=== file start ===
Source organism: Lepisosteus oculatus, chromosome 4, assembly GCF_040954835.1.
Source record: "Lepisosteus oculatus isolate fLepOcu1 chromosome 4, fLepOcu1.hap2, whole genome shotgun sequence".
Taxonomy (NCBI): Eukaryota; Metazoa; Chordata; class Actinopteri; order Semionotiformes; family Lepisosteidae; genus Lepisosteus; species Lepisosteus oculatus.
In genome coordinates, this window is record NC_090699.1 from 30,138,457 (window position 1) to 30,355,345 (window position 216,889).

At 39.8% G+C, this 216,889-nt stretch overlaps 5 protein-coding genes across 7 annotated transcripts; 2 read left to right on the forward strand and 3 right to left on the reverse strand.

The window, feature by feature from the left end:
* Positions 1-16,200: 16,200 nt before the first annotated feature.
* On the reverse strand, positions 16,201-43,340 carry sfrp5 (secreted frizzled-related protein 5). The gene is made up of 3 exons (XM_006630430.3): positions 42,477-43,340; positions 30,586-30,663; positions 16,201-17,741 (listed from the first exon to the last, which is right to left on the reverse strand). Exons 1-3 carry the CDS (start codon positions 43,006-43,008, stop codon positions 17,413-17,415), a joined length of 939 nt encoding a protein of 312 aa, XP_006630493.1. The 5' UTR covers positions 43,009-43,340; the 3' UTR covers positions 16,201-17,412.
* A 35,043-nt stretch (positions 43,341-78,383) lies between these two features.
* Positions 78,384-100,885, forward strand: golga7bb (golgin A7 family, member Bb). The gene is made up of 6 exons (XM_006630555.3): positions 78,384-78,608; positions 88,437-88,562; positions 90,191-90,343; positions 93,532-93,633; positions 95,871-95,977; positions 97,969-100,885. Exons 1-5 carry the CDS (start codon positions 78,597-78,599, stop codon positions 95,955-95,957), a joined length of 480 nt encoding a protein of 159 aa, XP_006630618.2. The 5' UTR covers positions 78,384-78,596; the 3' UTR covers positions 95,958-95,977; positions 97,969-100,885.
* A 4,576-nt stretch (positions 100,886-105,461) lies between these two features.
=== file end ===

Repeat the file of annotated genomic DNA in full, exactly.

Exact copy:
Source organism: Lepisosteus oculatus, chromosome 4, assembly GCF_040954835.1.
Source record: "Lepisosteus oculatus isolate fLepOcu1 chromosome 4, fLepOcu1.hap2, whole genome shotgun sequence".
Taxonomy (NCBI): Eukaryota; Metazoa; Chordata; class Actinopteri; order Semionotiformes; family Lepisosteidae; genus Lepisosteus; species Lepisosteus oculatus.
In genome coordinates, this window is record NC_090699.1 from 30,138,457 (window position 1) to 30,355,345 (window position 216,889).

At 39.8% G+C, this 216,889-nt stretch overlaps 5 protein-coding genes across 7 annotated transcripts; 2 read left to right on the forward strand and 3 right to left on the reverse strand.

The window, feature by feature from the left end:
* Positions 1-16,200: 16,200 nt before the first annotated feature.
* On the reverse strand, positions 16,201-43,340 carry sfrp5 (secreted frizzled-related protein 5). The gene is made up of 3 exons (XM_006630430.3): positions 42,477-43,340; positions 30,586-30,663; positions 16,201-17,741 (listed from the first exon to the last, which is right to left on the reverse strand). Exons 1-3 carry the CDS (start codon positions 43,006-43,008, stop codon positions 17,413-17,415), a joined length of 939 nt encoding a protein of 312 aa, XP_006630493.1. The 5' UTR covers positions 43,009-43,340; the 3' UTR covers positions 16,201-17,412.
* A 35,043-nt stretch (positions 43,341-78,383) lies between these two features.
* Positions 78,384-100,885, forward strand: golga7bb (golgin A7 family, member Bb). The gene is made up of 6 exons (XM_006630555.3): positions 78,384-78,608; positions 88,437-88,562; positions 90,191-90,343; positions 93,532-93,633; positions 95,871-95,977; positions 97,969-100,885. Exons 1-5 carry the CDS (start codon positions 78,597-78,599, stop codon positions 95,955-95,957), a joined length of 480 nt encoding a protein of 159 aa, XP_006630618.2. The 5' UTR covers positions 78,384-78,596; the 3' UTR covers positions 95,958-95,977; positions 97,969-100,885.
* A 4,576-nt stretch (positions 100,886-105,461) lies between these two features.